47 F. average high on March 27.
40 F. high on March 27, 2014.
March 28, 1924: A drought was broken in Southern Minnesota with style as 25 inches of snow fell.
"People don't notice whether it's winter or summer when they're happy" wrote Anton Chekhov. Apparently Anton never hung out in Minnesota, where, when we discuss the day's weather, we often smile through gritted teeth. Late March in Minnesota is boom-bust, all or nothing, the beauty and the beast. Anything goes.
Exhibit A, tomorrow's date in 1924: eleven inches of snow swamped the Twin Cities. In 1969 the mercury sank to -5F. But 1986 brought a hot front with a record 83 degrees. All on the same date in late March. Throw in river flooding and occasional March tornadoes and now you know why meteorologists are cross-eyed this time of year.
Nothing quite that extreme is brewing anytime soon, I'm happy to report. The greater the swing in temperature the faster the wind has to blow to keep the atmosphere in an uneasy state of equilibrium. Translation: windy today as temperatures recover from a chilling rerun of February. 50s return Sunday; a few are 60s likely next week - punctuated by a midweek rumble of thunder. Cooler weather returns late next week - keep a jacket handy.
With most of Minnesota in moderate drought there will be no whining about rainy days.
Let it rain. Please.
Advanced Warnings Questioned After Tornado. More complaints from Moore residents highlighted in the Norman Transcript.
Graph credit above: "EF-1 Tornado Days and Active Tornado Says. Number of days each year with at least one (E)F1 tornado (black squares) and more than 30 (E)F1 tornadoes (gray triangles) from 1954-2013. Average over each decade indicated by large dots and line plots." (Brooks et al. 2014).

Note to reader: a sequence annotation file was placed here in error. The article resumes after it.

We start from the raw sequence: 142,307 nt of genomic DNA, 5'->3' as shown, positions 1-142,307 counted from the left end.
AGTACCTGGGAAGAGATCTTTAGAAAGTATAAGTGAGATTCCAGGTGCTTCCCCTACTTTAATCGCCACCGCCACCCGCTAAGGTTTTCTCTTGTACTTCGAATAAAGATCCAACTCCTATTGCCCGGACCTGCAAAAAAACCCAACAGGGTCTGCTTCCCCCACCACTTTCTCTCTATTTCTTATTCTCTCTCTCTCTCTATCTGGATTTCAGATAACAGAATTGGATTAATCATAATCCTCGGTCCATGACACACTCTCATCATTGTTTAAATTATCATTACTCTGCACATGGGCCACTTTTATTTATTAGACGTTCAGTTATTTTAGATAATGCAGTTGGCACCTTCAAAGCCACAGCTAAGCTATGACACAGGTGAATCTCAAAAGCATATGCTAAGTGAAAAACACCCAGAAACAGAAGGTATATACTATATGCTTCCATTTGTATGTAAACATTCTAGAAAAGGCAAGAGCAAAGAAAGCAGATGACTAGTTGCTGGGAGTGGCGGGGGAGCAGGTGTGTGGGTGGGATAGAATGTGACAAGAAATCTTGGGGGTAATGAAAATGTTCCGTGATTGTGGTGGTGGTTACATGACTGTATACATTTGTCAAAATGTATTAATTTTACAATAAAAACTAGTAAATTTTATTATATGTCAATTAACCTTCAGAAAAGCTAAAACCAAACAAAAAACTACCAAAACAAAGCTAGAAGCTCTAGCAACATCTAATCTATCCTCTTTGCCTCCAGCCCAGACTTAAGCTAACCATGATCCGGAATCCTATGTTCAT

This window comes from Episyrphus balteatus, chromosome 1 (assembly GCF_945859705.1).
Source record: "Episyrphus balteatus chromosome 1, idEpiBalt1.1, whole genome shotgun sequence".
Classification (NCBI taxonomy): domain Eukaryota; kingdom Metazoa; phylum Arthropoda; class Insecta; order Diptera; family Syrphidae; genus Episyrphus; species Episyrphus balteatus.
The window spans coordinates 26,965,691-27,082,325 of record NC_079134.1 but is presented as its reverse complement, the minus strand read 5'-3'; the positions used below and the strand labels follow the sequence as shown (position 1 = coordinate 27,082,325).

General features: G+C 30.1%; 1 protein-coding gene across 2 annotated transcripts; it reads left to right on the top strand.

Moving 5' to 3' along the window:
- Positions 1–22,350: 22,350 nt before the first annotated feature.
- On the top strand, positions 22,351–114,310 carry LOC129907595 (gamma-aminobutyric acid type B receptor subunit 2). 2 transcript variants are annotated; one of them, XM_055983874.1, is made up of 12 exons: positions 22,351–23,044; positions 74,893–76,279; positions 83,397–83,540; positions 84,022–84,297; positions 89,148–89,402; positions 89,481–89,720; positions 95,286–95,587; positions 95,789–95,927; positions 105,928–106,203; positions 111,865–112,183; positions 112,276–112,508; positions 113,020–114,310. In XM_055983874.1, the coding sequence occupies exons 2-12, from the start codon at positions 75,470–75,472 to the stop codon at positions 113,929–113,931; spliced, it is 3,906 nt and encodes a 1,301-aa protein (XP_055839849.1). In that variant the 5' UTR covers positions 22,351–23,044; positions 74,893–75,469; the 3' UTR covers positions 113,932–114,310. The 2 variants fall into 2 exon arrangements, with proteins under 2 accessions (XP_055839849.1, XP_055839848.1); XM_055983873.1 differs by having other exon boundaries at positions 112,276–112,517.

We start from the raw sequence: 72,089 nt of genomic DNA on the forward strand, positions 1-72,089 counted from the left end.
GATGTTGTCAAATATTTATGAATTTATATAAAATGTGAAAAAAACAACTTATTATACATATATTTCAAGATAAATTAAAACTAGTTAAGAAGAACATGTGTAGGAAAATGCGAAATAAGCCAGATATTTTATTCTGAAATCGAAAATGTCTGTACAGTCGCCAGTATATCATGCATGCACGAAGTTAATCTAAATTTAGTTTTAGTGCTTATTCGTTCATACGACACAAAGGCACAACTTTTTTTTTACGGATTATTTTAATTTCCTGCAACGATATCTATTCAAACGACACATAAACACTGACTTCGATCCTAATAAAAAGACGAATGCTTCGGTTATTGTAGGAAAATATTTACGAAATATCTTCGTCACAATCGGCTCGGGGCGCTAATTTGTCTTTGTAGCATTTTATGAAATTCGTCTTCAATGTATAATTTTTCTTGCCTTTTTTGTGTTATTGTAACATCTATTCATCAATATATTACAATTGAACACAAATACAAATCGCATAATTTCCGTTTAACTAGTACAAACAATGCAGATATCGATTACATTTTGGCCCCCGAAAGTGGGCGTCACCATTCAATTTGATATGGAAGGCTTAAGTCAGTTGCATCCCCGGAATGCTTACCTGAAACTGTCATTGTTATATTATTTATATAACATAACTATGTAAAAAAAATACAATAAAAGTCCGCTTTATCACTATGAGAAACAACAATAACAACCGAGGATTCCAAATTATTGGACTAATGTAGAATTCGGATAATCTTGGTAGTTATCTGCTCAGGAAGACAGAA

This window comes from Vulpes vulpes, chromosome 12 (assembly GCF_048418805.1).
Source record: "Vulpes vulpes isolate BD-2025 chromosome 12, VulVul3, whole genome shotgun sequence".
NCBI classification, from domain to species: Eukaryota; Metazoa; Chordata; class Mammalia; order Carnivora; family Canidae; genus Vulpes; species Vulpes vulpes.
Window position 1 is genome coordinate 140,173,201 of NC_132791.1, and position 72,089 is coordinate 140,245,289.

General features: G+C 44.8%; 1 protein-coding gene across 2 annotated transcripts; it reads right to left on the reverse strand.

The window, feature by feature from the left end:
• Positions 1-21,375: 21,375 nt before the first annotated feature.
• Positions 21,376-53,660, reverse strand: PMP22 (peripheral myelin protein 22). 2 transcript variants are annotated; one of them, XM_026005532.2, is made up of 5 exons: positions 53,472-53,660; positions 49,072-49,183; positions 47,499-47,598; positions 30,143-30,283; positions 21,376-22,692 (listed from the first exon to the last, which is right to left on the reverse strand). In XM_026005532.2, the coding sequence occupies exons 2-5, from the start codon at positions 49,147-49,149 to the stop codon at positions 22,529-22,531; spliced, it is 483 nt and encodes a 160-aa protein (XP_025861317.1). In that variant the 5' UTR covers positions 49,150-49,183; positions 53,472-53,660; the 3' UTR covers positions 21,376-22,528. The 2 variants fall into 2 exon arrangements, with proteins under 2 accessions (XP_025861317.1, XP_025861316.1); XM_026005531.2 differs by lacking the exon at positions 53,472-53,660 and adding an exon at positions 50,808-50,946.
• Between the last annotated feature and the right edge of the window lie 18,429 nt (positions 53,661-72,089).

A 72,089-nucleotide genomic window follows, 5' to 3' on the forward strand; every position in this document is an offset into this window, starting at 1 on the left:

Photo credit above: "Exotic mosquitoes like this ‘Asian tiger’ are heading to the UK." Australian government, CC BY
TODAY: Partly sunny, stiff breeze. Winds: S 10-20. High: 46
SATURDAY NIGHT: Increasing clouds, not as cold. Low: 36
SUNDAY: Gray, showers likely. High: 53
MONDAY: Some sun, stray late PM shower. Wake-up: 37. High: 58
TUESDAY: Plenty of sun, very pleasant. Wake-up: 40. High: 61
WEDNESDAY: Unsettled with showers, thunder? Wake-up: 48. High: near 60
THURSDAY: Drier day, cooling off a bit. Wake-up: 42. High: 53
FRIDAY: Chance of showers, mix up north. Wake-up: 37. High: 43
Photo credit above: "Maintaining a target of a 2°C temperature rise for the entire planet may still lead to the devastating effects of global warming, a leading climate scientist warns." Photo: USGS.
Photo credit above: "Steve Beebe, leader of CIAT's Bean Program, in a field of experimental bush beans at CIAT's headquarters in Colombia." Courtesy of CIAT/Neil Palmer.
Tropics Getting Warmer: Sign of Warming Times? Discovery News has the research, which mirrors what we're seeing in northern latitudes: fewer storms during the warm months, but the storms that do form tend to be larger with more intense rainfall: "...Tan's group, along with NASA, published the study. Thunderstorms play a key role in tropical weather. Thought they occur just 5 percent of the time, researchers said, they account for about half of the rainfall in the tropics. "What we are seeing is more big and organized storms and fewer small and disorganized storms," Tan said..."
Image credit above: "Large thunderstoms in the tropics are becoming more common -- and small storms less so -- increasing total rainfall." Earth Science and Remote Sensing Unit, NASA Johnson Space Center.
How American Journalists Deal With Climate Deniers. Grist has the story.